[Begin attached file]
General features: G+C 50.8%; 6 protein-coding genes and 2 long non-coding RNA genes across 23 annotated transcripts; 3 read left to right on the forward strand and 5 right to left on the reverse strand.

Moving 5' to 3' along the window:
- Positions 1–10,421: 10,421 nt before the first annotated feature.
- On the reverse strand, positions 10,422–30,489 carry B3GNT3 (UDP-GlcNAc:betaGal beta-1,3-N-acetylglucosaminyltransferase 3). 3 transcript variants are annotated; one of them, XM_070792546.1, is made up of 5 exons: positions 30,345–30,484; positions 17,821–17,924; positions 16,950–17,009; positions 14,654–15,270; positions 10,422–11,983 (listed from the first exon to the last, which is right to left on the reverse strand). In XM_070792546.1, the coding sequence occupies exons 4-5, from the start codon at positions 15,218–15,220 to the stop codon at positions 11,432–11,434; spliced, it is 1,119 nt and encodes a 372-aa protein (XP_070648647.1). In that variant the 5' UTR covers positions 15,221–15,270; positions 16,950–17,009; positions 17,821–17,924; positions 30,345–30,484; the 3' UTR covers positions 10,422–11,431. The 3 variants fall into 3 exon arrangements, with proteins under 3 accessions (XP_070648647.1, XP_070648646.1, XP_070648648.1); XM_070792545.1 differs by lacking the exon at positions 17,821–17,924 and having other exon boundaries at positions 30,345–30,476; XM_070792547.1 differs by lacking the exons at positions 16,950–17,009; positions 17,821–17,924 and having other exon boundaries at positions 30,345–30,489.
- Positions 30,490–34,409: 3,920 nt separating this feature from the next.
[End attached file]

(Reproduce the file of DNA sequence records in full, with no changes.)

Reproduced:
General features: G+C 50.8%; 6 protein-coding genes and 2 long non-coding RNA genes across 23 annotated transcripts; 3 read left to right on the forward strand and 5 right to left on the reverse strand.

Moving 5' to 3' along the window:
- Positions 1–10,421: 10,421 nt before the first annotated feature.
- On the reverse strand, positions 10,422–30,489 carry B3GNT3 (UDP-GlcNAc:betaGal beta-1,3-N-acetylglucosaminyltransferase 3). 3 transcript variants are annotated; one of them, XM_070792546.1, is made up of 5 exons: positions 30,345–30,484; positions 17,821–17,924; positions 16,950–17,009; positions 14,654–15,270; positions 10,422–11,983 (listed from the first exon to the last, which is right to left on the reverse strand). In XM_070792546.1, the coding sequence occupies exons 4-5, from the start codon at positions 15,218–15,220 to the stop codon at positions 11,432–11,434; spliced, it is 1,119 nt and encodes a 372-aa protein (XP_070648647.1). In that variant the 5' UTR covers positions 15,221–15,270; positions 16,950–17,009; positions 17,821–17,924; positions 30,345–30,484; the 3' UTR covers positions 10,422–11,431. The 3 variants fall into 3 exon arrangements, with proteins under 3 accessions (XP_070648647.1, XP_070648646.1, XP_070648648.1); XM_070792545.1 differs by lacking the exon at positions 17,821–17,924 and having other exon boundaries at positions 30,345–30,476; XM_070792547.1 differs by lacking the exons at positions 16,950–17,009; positions 17,821–17,924 and having other exon boundaries at positions 30,345–30,489.
- Positions 30,490–34,409: 3,920 nt separating this feature from the next.